Garden produce exposed to contaminated flood waters must be discarded. Do not attempt to disinfect, save or preserve these crops. If the plants have survived, the new produce that forms on them after the flood waters have receded is safe to consume. It takes at least 30 days for gardens to become “clean.” Please go to www.ext.colostate.edu for information on many disaster relief topics.
By Mitzi Davis
Colorado State University Extension Master Gardener in Larimer County
Lawns may also have been damaged in the recent floods. If it was submerged less than 4 days and covered with 1” or less of “muck,” your lawn has a good chance to recover. Submersion for more than 4 days or with more than 2” of soil deposited on it means your lawn is probably heavily damaged with only a slight chance of recovery. Check for new grass shoots growing from the soil or from surviving plants to see if the turf is beginning to recover. Core cultivation/aerification is one of the most important things you can do to help your lawn recover. Fertilize using any lawn fertilizer, following the label directions for application rates.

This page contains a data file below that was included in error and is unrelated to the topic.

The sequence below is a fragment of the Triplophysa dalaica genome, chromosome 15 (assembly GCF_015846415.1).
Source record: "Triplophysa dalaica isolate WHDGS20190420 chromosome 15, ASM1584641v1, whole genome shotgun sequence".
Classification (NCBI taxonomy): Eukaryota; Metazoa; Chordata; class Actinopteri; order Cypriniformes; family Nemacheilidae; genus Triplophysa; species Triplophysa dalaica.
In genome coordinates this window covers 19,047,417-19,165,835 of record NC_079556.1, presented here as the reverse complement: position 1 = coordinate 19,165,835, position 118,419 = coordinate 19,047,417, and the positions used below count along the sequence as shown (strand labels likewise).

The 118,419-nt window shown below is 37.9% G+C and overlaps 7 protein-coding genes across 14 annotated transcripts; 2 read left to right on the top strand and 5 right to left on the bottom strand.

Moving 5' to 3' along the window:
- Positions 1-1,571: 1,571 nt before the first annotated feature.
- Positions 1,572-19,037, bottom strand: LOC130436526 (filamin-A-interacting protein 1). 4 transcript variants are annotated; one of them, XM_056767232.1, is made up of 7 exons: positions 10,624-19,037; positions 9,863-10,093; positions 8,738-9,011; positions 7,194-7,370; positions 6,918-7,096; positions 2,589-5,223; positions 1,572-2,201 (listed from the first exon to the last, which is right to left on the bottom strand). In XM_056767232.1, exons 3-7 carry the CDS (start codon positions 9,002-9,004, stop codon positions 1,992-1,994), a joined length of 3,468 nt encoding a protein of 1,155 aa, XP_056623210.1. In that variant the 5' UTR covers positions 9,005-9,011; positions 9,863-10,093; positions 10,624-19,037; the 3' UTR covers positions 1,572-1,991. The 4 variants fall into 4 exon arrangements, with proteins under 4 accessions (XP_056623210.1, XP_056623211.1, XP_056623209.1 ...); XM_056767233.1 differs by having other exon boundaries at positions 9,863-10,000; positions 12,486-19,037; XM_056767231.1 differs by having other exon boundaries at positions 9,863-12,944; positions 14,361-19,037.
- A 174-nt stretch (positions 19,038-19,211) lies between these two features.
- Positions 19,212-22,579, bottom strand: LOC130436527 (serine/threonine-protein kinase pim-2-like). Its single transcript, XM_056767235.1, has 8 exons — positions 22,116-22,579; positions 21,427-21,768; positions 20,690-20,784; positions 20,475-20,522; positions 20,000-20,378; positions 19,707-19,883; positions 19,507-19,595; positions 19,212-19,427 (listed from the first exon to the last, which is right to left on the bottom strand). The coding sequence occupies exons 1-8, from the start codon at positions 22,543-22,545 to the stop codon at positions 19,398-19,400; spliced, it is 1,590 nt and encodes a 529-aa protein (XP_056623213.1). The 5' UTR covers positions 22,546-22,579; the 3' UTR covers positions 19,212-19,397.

Overseeding can also be done at this time (September-October). Lawns left with more than 2” of soil after the flood waters recede will be severely damaged or killed. It will be necessary to establish a “new lawn”. For more information about turf damage and recovery after flooding visit csuturf.colostate.edu.
Nighttime temperatures are cooling and frost is in our future. Keep boxes, buckets or blankets (not plastic tarps) handy to cover tender plants like tomatoes, peppers, and eggplant. Do not remove coverings until the air temperature is above 38 degrees. But don’t forget to take off the coverings if the sun comes out and temperatures go soaring.